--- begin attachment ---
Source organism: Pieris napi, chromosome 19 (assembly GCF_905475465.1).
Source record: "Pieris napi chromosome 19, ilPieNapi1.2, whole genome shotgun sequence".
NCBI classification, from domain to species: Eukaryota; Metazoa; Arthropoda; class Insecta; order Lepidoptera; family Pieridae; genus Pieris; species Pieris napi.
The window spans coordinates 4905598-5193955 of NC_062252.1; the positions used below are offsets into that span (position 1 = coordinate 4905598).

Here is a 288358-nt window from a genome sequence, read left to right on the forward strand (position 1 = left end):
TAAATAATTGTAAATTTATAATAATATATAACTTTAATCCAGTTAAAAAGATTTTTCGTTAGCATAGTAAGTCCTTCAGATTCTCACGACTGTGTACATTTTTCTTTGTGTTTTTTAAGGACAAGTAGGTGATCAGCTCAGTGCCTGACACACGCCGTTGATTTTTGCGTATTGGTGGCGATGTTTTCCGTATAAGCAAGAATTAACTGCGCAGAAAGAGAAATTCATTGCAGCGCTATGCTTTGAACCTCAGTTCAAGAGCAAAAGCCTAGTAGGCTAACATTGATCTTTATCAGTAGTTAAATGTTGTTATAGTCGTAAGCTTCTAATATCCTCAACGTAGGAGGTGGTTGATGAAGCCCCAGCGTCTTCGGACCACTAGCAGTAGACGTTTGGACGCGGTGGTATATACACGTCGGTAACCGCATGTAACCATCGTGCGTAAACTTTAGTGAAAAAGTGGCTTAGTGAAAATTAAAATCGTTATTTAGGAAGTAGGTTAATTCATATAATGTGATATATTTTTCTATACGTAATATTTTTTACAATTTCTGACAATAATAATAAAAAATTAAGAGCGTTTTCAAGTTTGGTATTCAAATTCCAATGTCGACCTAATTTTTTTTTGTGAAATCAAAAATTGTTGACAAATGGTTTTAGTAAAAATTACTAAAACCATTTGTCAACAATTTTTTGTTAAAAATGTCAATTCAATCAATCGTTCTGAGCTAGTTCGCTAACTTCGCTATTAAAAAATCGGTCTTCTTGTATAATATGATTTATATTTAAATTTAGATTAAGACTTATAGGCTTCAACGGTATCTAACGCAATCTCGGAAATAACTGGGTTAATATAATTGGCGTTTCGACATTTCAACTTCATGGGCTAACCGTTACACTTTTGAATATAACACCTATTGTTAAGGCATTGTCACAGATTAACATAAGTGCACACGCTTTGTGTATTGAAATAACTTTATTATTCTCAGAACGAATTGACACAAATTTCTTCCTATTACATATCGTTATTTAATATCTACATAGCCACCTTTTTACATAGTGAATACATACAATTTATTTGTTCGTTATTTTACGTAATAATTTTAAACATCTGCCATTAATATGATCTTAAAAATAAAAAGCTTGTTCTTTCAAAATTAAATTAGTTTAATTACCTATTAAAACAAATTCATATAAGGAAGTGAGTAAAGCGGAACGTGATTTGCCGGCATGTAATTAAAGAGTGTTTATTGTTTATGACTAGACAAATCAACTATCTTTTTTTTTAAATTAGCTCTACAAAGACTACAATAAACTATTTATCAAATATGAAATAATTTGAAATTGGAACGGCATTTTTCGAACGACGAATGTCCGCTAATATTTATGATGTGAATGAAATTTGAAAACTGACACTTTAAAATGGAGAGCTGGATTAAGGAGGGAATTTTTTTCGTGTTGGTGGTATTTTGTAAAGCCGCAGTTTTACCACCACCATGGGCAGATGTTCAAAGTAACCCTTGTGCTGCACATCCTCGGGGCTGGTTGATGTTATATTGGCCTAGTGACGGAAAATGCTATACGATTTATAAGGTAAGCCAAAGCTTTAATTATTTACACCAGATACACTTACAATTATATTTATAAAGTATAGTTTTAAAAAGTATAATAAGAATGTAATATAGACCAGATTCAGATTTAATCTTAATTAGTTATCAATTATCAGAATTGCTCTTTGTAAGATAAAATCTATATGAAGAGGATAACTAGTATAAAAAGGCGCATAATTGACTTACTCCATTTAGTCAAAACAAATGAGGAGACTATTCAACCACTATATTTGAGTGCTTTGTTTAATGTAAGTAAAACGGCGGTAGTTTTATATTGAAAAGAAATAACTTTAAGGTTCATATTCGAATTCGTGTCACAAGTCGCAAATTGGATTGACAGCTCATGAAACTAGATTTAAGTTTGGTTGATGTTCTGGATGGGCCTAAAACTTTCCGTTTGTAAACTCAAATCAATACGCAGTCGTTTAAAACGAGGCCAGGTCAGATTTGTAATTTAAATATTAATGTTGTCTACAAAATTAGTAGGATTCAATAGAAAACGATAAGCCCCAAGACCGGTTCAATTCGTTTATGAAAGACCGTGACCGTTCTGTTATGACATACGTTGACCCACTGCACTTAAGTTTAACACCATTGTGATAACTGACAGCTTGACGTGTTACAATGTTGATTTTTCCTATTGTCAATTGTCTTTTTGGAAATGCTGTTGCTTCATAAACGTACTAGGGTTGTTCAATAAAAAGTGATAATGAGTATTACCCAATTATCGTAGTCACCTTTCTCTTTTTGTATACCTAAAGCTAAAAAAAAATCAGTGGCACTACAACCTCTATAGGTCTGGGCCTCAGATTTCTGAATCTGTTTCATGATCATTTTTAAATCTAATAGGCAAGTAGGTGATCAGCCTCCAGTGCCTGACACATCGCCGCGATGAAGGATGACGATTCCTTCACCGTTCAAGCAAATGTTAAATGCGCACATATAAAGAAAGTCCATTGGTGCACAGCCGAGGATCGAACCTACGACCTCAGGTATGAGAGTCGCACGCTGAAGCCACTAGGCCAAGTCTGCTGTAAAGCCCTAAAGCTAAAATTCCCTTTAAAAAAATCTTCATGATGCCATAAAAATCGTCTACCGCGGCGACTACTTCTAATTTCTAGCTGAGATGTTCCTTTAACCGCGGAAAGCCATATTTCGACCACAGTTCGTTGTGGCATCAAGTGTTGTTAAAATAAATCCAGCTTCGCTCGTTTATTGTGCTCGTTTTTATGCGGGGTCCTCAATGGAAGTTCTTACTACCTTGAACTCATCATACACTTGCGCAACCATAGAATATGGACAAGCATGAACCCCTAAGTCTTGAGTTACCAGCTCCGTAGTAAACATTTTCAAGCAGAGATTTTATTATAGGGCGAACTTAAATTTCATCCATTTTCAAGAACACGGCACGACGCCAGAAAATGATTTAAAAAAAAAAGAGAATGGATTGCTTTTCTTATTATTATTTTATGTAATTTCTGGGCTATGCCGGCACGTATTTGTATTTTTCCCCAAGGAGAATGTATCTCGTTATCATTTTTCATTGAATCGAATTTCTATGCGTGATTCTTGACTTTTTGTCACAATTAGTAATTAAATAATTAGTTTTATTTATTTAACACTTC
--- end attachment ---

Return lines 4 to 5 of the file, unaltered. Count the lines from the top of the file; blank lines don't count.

The window spans coordinates 4905598-5193955 of NC_062252.1; the positions used below are offsets into that span (position 1 = coordinate 4905598).

Here is a 288358-nt window from a genome sequence, read left to right on the forward strand (position 1 = left end):